LAPWAI, Idaho Dead fish make Lapwai High School students proud.
''We've been putting fish in the creek for seven years,'' says sophomore science teacher Paul Smith.
One or two of those endangered coho salmon may be turning up dead along the banks of Lapwai Creek.
The deaths mark the end of a hard-fought run from Lapwai, through the Snake and Columbia river dams to the ocean, past fishermen and other predators and back home to spawn.
Biologists tell Smith's students ''out of 5,000, if one of these would come back then you're making progress,'' says Smith.
The Lapwai sophomores raise the fish from eggs to fingerlings before turning them loose in the headwaters of Lapwai Creek.
This year the sophomore class visited the creek to watch the fish return and give the creek a habitat checkup. Students and fishermen alike watched the red fish swim below bridges at Spalding toward a Nez Perce tribal fish trap, says Smith.
The creek is too degraded from in-stream bulldozer work and floods that tore out shady vegetation for the fish to spawn naturally, according to Smith, who has taught at Lapwai for 28 years.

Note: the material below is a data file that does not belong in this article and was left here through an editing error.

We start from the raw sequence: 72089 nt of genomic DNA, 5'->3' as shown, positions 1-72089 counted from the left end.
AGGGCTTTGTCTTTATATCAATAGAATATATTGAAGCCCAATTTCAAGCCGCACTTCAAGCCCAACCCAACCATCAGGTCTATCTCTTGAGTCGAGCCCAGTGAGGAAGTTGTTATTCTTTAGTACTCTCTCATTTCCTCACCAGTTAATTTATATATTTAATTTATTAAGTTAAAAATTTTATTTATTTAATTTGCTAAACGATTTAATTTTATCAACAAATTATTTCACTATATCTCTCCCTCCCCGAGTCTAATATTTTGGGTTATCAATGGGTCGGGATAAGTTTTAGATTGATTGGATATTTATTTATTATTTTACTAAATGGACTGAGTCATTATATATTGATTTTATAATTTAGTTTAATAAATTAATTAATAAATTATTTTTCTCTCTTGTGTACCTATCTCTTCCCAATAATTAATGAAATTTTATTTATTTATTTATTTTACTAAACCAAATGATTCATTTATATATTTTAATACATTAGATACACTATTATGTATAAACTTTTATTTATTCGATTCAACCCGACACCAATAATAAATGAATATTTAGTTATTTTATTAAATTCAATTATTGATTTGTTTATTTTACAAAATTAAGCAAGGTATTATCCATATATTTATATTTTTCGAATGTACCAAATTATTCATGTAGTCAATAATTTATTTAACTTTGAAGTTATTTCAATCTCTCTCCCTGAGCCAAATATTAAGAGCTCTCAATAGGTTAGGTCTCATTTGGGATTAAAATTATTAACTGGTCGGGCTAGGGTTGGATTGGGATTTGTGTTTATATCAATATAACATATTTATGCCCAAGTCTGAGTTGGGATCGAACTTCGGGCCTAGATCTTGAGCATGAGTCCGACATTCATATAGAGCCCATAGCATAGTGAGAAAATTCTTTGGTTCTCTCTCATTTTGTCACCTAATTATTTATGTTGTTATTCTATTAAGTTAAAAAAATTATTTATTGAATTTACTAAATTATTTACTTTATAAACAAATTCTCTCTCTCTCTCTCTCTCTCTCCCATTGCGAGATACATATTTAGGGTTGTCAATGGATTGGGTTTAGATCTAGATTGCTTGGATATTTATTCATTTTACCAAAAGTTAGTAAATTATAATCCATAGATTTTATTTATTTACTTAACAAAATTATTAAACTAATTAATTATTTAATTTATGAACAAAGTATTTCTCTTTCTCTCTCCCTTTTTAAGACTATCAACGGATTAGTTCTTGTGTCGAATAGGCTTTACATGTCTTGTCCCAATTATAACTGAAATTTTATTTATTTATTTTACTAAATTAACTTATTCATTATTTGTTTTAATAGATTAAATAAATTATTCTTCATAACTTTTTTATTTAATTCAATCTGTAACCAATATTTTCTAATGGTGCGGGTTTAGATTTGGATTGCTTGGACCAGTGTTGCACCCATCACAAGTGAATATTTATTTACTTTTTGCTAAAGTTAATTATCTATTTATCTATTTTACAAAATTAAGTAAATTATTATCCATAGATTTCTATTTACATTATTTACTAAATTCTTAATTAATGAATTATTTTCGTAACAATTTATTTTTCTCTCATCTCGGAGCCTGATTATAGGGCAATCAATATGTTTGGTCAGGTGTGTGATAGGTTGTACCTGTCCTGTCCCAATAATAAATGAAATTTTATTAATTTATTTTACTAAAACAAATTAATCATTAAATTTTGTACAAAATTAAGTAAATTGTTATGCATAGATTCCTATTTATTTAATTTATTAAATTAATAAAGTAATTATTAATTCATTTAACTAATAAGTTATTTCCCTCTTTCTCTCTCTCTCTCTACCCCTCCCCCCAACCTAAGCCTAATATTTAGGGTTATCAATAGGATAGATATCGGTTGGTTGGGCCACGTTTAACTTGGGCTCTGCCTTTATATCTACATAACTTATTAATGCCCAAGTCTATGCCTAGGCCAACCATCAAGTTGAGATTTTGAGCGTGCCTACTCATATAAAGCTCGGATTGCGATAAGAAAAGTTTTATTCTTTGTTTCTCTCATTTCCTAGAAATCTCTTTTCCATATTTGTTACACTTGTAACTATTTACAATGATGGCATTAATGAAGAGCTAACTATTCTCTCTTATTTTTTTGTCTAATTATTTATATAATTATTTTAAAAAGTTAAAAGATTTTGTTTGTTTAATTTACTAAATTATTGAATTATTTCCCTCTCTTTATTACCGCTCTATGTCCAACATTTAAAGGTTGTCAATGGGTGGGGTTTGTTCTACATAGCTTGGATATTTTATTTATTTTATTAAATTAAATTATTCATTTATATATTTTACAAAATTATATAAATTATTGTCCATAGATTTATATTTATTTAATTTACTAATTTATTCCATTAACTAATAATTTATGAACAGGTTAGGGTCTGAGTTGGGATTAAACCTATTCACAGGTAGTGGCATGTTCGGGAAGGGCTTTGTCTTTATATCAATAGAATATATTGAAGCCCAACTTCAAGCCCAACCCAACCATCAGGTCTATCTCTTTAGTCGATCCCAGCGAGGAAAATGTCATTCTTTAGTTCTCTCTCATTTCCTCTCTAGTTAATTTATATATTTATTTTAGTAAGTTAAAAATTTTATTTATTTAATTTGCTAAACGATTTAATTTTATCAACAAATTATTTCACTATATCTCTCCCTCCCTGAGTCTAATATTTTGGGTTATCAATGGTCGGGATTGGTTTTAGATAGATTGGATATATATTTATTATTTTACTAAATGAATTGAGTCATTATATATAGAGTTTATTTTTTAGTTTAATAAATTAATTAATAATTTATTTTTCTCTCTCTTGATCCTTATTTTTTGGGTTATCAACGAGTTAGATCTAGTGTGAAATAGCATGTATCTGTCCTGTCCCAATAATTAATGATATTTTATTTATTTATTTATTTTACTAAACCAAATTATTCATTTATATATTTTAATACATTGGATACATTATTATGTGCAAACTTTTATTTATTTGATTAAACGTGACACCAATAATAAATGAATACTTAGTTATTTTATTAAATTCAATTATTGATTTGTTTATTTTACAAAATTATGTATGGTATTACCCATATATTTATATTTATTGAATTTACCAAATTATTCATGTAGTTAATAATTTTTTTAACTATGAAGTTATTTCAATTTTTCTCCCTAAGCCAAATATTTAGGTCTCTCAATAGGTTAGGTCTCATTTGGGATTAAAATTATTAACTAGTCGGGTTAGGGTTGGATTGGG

Work with the school's nearest stream has inspired some young people. A few of Smith's students have gone on to make careers working with fisheries for the Nez Perce Tribe.
The Nez Perce Tribe releases about 1.2 million hatchery coho each year, says Scott Everett, the tribe's coho project leader.
Coho have come back by ''leaps and bounds,'' says Everett.
Last year only 1,200 coho made it over Lower Granite Dam. This year, 4,000 have returned. The coho have a three-year life cycle.
The tribe will collect 100 coho from Lapwai Creek, says Everett.
''We're seeing quite a bit more coho at both Kooskia and Dworshak (hatcheries),'' he notes.
The coho project will reach its target for 600,000 eggs today, says Everett. The fish are taken from capture sites at Lapwai, the Potlatch River and Kooskia to Dworshak National Fish Hatchery at Ahsahka.
The eggs will become hatchery coho and the cycle will begin again.
Smith says the fish project has gained the interest of local high schools. His classes also are active in tree planting projects and stream survey work.
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